Saturday Things Worth Reading

January 25, 2014, 8:36 pm

1. Information destruction through history infographic final revisedLovely graphic of information destruction through the ages at Global Data Vault:

Throughout the ages, it has happened again and again. Whole libraries of clay tablets, papyrus scrolls, bark codexes and paper books have been destroyed by natural disasters, fire and war. The Royal Library of Alexandria, where the accumulated knowledge of ancient scientists, physicians and philosophers was stored, was destroyed by fire. The destruction likely started during Caesar’s Civil War when Julius Caesar purposefully set his own ships ablaze, and many scholars believe the library suffered numerous other tragic fires throughout history. More than 120,000 volumes written by classical Greek and Roman authors were lost when fire destroyed the library at Constantinople in 473A.D.. Virtually all of the codexes recording the history, beliefs and sciences of the Maya were intentionally destroyed by the Spanish as works of the devil. In World War II libraries containing millions of books were destroyed as strategic acts of war.

2. During World War II in the Pacific, one of the things that the US did better than Japan was rescuing its downed pilots. Immense amounts of effort went into collecting them, and often a great deal of heroism, as with John A. Burns’ rescues off the Japanese fortress of Truk in 1944:

Air kingfisher15

His Navy Cross citation explains:

The President of the United States of America takes pleasure in presenting the Navy Cross to Lieutenant, Junior Grade John A. Burns (NSN: 0-145323), United States Naval Reserve, for extraordinary heroism in operations against the enemy while serving as Pilot of a Navy OS2U “Kingfisher” embarked from the Battleship U.S.S. NORTH CAROLINA (BB-55), in action against enemy Japanese forces near Truk, in the Pacific War Area on 30 April 1944. Lieutenant, Junior Grade, Burns flew boldly to an area within close range of hostile shore batteries to rescue a pilot of a U.S. Navy airplane that had gone down in the vicinity, recovering the pilot as well as the pilot and two crewmen of a previously dispatched OS2U “Kingfisher” that had capsized during an earlier rescue attempt. After transferring the rescued airman to an United States Submarine, Lieutenant, Junior Grade, Burns returned a second time to rescue yet another downed pilot. Finding his aircraft too heavy and the waters too rough to take off, and while awaiting contact from the American submarine, two more United States Navy airplanes were hit and forced to ditch in the vicinity. Taxiing extensively from one life raft to another, Lieutenant, Junior Grade, Burns rescued the pilots of both aircraft and each of the two Avenger’s two crewmen. By his daring initiative and dedication to duty, Lieutenant, Junior Grade, Burns was able to effect the rescue of 10 Naval aviators. His conduct throughout this action reflects great credit upon himself, and was in keeping with the highest traditions of the United States Naval Service.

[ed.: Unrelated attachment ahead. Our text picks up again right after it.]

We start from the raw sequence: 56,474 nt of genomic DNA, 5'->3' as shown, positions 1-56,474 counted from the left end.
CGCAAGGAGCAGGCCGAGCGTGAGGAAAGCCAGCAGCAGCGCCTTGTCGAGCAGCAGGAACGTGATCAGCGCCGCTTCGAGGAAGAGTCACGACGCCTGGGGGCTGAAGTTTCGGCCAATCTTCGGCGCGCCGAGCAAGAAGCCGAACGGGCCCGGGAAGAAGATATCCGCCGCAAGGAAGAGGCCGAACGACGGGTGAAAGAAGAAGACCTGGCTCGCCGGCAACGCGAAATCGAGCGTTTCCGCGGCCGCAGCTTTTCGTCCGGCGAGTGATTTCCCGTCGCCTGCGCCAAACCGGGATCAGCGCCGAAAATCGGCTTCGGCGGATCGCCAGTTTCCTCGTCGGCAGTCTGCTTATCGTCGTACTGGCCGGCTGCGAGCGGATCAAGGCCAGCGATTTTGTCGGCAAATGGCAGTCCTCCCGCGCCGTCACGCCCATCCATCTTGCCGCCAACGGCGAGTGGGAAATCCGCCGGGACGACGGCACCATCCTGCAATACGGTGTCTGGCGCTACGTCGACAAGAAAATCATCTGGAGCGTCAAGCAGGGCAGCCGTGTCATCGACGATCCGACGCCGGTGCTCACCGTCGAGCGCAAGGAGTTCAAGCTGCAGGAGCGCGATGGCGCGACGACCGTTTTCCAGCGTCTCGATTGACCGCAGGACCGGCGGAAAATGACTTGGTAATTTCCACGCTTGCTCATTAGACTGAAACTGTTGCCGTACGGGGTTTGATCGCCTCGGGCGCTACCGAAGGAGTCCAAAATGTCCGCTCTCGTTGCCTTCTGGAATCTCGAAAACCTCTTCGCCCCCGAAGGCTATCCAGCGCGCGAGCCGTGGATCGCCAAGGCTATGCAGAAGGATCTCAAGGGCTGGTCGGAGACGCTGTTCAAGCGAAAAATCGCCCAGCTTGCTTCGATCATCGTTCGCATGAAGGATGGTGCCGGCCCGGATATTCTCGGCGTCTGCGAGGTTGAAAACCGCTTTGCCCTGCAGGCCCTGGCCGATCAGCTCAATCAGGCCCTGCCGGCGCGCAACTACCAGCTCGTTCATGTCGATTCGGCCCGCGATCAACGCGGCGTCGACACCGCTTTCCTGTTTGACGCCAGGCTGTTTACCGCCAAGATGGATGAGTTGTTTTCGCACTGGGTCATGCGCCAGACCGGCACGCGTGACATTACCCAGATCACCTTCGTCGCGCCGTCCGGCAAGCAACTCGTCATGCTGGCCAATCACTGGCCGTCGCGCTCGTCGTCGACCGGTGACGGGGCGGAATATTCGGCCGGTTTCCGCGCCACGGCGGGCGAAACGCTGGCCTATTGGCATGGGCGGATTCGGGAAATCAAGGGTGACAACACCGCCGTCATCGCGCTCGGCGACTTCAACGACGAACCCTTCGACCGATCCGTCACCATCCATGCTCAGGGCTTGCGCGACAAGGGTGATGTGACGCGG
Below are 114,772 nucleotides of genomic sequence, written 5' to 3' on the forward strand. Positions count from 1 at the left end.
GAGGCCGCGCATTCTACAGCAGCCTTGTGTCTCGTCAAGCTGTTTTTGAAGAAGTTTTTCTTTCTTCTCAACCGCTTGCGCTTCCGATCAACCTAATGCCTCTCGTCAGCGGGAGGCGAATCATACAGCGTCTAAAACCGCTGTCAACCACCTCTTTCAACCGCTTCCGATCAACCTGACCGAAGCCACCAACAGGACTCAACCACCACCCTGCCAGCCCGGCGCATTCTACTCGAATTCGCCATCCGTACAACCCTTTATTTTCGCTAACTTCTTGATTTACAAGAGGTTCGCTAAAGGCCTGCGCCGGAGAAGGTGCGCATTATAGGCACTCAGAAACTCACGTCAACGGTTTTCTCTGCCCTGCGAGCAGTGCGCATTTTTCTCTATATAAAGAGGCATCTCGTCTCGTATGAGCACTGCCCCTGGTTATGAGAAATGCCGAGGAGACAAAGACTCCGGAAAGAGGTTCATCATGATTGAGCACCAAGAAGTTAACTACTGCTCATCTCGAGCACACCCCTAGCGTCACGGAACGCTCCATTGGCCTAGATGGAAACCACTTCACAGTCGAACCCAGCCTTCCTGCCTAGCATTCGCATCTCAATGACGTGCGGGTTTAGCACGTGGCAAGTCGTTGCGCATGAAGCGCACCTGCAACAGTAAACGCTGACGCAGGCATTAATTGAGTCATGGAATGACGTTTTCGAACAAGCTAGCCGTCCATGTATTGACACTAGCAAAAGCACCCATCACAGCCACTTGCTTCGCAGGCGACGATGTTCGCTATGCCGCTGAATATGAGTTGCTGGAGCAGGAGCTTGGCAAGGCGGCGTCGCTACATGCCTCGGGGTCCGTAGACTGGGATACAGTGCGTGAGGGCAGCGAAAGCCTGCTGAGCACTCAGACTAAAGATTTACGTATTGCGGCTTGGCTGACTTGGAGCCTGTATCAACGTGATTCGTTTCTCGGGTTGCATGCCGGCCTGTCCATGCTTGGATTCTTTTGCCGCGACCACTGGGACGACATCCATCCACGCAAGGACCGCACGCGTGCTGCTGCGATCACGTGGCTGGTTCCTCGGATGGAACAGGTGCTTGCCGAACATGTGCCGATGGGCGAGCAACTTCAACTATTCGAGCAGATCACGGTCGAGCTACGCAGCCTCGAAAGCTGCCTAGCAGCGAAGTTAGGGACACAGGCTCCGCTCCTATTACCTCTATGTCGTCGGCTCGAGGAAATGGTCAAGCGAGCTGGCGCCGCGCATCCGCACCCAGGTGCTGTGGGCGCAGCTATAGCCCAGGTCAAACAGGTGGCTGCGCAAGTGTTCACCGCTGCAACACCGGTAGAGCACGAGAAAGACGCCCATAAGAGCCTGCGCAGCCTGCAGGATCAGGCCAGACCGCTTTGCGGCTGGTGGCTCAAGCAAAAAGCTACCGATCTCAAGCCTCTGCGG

3. Finally, Wikipedia is useful and fascinating in equal measures. Looking at the “Talk” page for a particular Wikipedia entry can be like watching scholarly discussion, debate, and consensus in fast motion. The “Joe Paterno” page is a case in point:

As one might expect, the edits to the Paterno entry – 3,808 in total since the entry was first posted in April 2004 – are for the most part careful contests in wordsmithing to make sure it doesn’t go too far in either convicting the former coach of crimes he was never charged with, or in glossing over the Sandusky scandal as “a Jerry problem.”

For example, edit records show content editors going back and forth repeatedly over language like, as one short-lived edition the day the NCAA sanctions came out put it, that Paterno was “fired for failing to protect children from sexual abuse by his coaching staff.”

Have a good weekend.

This entry was posted in Uncategorized. Bookmark the permalink.